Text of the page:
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Old 17-06-2015, 21:10   #1
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House / Start Battery Separation Techniques - Best Practice?

I came across this the other day and was somewhat intrigued by the method to separate house and start batteries. I hadn't seen this method used before (but that isn't unusual in itself ). I understand this may have appeared in a VDO publication but I am not sure of that claim.

Is this something that is routinely used elsewhere and what do the collective CF electrical whizzes think of it?

Please excuse the second rate drawing, I did it in a hurry so please overlook the shortcomings of the drawing and look only at the underlying principle. For instance the battery selector switch is really a "1, 2, both, off make before break" switch rather than what is actually drawn.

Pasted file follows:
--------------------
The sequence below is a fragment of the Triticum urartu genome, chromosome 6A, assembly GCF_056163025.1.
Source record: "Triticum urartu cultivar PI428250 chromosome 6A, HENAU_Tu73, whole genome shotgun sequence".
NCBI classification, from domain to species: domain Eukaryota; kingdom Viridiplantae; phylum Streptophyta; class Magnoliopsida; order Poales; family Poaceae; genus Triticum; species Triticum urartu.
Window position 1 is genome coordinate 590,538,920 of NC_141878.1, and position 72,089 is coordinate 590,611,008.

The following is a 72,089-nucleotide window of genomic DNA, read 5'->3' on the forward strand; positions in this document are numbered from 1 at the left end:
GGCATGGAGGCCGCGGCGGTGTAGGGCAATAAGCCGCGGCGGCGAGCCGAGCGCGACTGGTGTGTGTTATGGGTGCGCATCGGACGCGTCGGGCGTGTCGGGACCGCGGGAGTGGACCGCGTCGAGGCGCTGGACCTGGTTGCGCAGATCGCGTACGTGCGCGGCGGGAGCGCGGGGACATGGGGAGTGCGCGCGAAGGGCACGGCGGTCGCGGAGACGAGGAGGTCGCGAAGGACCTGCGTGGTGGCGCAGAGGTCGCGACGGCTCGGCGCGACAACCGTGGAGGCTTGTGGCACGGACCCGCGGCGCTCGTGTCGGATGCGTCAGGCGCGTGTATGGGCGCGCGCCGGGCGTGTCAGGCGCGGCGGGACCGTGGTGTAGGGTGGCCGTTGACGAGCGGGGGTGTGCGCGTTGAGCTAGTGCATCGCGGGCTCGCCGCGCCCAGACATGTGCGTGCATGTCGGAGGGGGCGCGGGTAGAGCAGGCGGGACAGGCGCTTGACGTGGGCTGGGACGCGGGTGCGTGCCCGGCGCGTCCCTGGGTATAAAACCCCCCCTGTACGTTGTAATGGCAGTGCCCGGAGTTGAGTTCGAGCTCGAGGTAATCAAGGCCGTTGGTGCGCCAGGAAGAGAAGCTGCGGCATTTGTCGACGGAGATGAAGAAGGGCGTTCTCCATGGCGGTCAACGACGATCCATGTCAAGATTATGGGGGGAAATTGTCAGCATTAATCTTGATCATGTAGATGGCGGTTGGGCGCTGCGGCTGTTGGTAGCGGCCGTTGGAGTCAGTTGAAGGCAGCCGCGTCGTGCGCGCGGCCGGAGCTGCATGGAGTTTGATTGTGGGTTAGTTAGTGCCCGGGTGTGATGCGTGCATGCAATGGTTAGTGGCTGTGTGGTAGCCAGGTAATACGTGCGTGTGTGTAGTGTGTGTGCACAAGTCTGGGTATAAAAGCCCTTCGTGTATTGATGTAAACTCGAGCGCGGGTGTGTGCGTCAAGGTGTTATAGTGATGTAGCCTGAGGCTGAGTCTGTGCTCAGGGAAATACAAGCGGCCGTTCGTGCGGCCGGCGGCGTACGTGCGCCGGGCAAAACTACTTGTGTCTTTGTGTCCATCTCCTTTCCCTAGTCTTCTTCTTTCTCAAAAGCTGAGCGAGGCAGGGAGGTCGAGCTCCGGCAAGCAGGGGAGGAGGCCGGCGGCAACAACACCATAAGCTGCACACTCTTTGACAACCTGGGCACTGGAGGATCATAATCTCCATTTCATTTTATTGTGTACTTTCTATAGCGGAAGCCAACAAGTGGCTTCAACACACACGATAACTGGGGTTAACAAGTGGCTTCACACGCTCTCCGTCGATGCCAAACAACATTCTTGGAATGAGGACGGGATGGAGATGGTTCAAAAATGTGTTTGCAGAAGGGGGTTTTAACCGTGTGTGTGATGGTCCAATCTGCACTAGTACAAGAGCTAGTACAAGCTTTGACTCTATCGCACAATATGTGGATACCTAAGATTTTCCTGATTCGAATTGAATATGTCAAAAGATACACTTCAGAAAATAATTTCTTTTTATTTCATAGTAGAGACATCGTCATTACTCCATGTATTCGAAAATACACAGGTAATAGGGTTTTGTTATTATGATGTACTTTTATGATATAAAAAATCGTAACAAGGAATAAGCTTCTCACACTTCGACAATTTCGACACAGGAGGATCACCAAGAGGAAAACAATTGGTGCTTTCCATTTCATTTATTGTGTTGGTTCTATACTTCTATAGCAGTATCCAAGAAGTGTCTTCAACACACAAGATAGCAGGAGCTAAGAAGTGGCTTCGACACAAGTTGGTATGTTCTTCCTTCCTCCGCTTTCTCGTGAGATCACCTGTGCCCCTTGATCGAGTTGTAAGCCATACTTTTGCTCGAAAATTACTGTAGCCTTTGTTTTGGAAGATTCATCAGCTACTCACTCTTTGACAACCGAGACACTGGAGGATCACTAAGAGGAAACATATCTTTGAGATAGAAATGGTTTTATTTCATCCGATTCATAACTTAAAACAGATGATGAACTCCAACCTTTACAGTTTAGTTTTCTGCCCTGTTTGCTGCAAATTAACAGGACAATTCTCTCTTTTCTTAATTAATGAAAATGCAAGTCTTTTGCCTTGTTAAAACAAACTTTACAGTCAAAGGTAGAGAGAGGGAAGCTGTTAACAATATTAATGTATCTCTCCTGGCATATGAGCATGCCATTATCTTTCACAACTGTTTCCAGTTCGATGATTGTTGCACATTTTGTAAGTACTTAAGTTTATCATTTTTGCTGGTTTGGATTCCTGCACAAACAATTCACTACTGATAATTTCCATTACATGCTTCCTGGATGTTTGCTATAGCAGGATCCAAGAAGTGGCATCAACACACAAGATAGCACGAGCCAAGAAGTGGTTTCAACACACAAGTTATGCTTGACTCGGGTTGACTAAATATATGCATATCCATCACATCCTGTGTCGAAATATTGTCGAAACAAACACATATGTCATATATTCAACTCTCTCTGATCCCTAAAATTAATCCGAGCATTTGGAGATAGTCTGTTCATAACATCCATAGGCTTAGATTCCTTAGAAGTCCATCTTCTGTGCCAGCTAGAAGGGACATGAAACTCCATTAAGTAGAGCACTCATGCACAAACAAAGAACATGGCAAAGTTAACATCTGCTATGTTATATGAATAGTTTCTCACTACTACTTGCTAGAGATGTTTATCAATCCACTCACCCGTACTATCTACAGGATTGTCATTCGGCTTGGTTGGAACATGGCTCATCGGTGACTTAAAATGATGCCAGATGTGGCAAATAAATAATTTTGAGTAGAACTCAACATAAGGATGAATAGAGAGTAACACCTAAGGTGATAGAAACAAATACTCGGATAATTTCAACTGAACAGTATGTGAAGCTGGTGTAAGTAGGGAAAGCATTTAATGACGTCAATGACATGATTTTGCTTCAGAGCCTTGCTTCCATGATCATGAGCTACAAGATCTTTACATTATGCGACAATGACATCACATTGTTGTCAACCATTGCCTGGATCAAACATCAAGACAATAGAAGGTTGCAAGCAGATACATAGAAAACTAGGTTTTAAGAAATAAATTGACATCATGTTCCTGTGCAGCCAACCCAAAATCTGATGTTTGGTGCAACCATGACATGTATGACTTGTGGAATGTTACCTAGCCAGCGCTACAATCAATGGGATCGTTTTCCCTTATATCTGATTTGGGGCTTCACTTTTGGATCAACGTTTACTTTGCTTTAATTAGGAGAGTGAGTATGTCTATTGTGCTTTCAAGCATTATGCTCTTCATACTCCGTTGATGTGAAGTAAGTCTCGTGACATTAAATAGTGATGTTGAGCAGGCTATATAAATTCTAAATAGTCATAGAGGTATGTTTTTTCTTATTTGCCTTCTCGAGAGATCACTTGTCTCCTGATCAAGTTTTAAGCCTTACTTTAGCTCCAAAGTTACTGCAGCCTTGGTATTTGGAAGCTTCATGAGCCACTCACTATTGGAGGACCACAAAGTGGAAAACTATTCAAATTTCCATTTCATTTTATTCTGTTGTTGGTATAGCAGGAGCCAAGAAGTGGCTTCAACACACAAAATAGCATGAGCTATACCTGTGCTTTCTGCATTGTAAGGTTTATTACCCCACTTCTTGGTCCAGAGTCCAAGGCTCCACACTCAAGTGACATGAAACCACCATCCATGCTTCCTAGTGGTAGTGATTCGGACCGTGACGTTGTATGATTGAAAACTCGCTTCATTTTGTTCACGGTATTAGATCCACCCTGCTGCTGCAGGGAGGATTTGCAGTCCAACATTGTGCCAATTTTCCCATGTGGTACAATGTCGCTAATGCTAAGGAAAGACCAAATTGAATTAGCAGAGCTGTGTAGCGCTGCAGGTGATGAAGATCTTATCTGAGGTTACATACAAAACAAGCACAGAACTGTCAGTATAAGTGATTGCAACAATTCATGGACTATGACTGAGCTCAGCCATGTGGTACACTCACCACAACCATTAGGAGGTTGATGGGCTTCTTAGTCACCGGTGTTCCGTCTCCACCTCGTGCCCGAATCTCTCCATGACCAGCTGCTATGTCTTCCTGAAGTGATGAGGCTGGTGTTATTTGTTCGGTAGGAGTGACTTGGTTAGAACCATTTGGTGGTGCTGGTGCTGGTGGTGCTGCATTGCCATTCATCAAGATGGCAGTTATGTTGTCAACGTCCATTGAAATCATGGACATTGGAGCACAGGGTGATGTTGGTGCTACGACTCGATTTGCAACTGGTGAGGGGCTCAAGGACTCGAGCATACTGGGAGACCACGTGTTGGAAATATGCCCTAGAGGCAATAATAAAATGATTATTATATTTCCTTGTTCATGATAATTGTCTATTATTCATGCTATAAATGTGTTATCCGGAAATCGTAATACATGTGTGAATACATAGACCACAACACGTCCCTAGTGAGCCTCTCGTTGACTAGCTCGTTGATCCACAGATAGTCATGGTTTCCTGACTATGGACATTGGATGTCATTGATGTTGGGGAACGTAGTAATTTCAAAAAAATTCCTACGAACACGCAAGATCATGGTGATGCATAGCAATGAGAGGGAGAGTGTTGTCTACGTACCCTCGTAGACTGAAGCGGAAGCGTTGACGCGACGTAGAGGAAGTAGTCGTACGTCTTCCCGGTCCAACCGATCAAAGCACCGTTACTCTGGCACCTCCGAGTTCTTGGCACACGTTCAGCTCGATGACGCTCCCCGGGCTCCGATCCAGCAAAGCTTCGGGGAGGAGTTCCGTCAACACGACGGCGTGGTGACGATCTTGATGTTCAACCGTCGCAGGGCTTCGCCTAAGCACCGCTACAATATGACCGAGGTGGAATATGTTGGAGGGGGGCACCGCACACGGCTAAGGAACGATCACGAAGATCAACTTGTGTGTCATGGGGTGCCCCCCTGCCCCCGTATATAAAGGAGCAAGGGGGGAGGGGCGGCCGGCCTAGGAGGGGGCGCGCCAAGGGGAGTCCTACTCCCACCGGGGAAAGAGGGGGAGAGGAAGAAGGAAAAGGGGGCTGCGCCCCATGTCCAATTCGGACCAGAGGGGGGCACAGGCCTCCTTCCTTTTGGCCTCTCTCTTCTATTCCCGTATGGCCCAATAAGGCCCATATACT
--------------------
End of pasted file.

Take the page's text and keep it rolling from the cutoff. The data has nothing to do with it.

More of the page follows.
Comments anyone...
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Old 17-06-2015, 21:21   #2
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Re: House / Start Battery Separation Techniques - Best Practice?

The house bank is always on and cannot be switched off. So that seems like a negative.

What is the supposed advantage of this configuration?
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Old 17-06-2015, 21:40   #3
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Re: House / Start Battery Separation Techniques - Best Practice?

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Originally Posted by transmitterdan View Post
The house bank is always on and cannot be switched off. So that seems like a negative.

What is the supposed advantage of this configuration?
Yes but I think the drawing may not be complete in the detail of each circuit, more a description how to keep separate House and Start.

I'm not sure of the advantages (or disadvantages) but presumably someone thinks it is better